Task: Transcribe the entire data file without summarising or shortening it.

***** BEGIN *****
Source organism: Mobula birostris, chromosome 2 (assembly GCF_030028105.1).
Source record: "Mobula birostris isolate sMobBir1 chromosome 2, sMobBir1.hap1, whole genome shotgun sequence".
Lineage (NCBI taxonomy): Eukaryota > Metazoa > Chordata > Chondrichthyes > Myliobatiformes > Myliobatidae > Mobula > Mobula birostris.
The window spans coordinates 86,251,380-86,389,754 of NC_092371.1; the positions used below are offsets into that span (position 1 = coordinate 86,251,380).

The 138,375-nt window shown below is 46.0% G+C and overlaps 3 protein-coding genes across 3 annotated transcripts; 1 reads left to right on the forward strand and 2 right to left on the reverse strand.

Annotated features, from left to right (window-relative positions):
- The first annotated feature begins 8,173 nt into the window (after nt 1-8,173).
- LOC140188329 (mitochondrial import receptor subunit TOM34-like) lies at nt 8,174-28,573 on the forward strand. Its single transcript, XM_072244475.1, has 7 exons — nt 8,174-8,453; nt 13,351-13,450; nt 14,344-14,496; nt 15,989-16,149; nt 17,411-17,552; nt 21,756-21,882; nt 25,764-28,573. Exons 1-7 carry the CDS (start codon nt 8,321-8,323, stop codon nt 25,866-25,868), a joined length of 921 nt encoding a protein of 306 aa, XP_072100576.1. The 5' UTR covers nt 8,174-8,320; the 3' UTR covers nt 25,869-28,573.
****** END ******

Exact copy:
Source organism: Mobula birostris, chromosome 2 (assembly GCF_030028105.1).
Source record: "Mobula birostris isolate sMobBir1 chromosome 2, sMobBir1.hap1, whole genome shotgun sequence".
Lineage (NCBI taxonomy): Eukaryota > Metazoa > Chordata > Chondrichthyes > Myliobatiformes > Myliobatidae > Mobula > Mobula birostris.
The window spans coordinates 86,251,380-86,389,754 of NC_092371.1; the positions used below are offsets into that span (position 1 = coordinate 86,251,380).

The 138,375-nt window shown below is 46.0% G+C and overlaps 3 protein-coding genes across 3 annotated transcripts; 1 reads left to right on the forward strand and 2 right to left on the reverse strand.

Annotated features, from left to right (window-relative positions):
- The first annotated feature begins 8,173 nt into the window (after nt 1-8,173).
- LOC140188329 (mitochondrial import receptor subunit TOM34-like) lies at nt 8,174-28,573 on the forward strand. Its single transcript, XM_072244475.1, has 7 exons — nt 8,174-8,453; nt 13,351-13,450; nt 14,344-14,496; nt 15,989-16,149; nt 17,411-17,552; nt 21,756-21,882; nt 25,764-28,573. Exons 1-7 carry the CDS (start codon nt 8,321-8,323, stop codon nt 25,866-25,868), a joined length of 921 nt encoding a protein of 306 aa, XP_072100576.1. The 5' UTR covers nt 8,174-8,320; the 3' UTR covers nt 25,869-28,573.